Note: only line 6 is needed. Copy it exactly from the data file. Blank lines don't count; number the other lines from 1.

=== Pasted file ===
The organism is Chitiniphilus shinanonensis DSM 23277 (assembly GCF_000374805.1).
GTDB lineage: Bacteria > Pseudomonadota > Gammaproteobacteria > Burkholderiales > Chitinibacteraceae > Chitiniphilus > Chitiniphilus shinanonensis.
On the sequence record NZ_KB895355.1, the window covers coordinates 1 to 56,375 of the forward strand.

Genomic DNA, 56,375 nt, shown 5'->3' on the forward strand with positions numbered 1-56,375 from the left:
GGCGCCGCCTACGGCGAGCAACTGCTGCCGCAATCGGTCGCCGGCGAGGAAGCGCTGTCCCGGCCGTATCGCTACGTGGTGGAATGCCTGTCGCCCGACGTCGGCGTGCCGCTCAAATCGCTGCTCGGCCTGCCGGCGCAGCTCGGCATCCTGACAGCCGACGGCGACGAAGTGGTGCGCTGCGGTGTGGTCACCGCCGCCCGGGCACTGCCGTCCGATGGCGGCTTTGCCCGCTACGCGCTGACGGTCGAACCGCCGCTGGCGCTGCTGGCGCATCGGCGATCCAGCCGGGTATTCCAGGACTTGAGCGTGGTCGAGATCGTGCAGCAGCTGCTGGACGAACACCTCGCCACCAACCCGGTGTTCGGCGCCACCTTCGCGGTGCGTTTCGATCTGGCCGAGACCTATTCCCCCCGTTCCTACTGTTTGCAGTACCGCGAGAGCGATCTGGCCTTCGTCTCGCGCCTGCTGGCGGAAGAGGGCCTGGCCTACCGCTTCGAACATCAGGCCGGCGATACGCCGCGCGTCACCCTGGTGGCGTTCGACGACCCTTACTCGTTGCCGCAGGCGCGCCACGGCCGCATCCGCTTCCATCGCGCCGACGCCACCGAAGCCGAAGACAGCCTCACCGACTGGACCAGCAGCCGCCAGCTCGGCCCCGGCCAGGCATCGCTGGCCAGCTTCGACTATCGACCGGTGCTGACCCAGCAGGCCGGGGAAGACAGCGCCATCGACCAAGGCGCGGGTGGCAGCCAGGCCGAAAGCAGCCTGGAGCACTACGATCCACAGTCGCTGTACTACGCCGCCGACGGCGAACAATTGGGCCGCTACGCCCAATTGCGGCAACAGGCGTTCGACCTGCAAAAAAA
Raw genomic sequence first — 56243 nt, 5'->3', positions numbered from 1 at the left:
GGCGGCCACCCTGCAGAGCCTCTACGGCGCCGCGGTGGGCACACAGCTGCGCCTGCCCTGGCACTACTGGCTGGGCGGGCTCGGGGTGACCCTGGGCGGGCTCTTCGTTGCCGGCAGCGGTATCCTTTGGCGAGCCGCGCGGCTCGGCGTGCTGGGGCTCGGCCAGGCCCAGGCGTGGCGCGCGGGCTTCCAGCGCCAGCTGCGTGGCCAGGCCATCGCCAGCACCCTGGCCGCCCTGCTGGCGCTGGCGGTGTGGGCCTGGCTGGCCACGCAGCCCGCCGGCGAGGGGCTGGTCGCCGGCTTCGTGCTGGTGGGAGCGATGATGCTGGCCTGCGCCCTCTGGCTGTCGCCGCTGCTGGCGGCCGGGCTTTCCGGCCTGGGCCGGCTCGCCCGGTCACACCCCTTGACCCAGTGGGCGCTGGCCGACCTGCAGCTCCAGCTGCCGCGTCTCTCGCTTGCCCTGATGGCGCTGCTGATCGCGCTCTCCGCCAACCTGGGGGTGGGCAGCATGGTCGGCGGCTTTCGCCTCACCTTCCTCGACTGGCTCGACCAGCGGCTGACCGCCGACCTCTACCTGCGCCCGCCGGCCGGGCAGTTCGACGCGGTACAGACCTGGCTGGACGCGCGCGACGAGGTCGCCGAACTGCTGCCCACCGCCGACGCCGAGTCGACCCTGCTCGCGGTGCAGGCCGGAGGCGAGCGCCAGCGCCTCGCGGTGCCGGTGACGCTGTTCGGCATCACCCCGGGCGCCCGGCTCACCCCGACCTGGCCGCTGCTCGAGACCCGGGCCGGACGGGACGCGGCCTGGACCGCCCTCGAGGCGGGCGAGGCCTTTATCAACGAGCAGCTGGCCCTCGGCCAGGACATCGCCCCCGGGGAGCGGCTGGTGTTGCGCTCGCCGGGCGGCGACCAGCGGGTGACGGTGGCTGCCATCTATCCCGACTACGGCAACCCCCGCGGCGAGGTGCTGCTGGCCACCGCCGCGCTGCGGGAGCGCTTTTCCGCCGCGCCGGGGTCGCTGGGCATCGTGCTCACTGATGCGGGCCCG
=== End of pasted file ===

Raw genomic sequence first — 56243 nt, 5'->3', positions numbered from 1 at the left: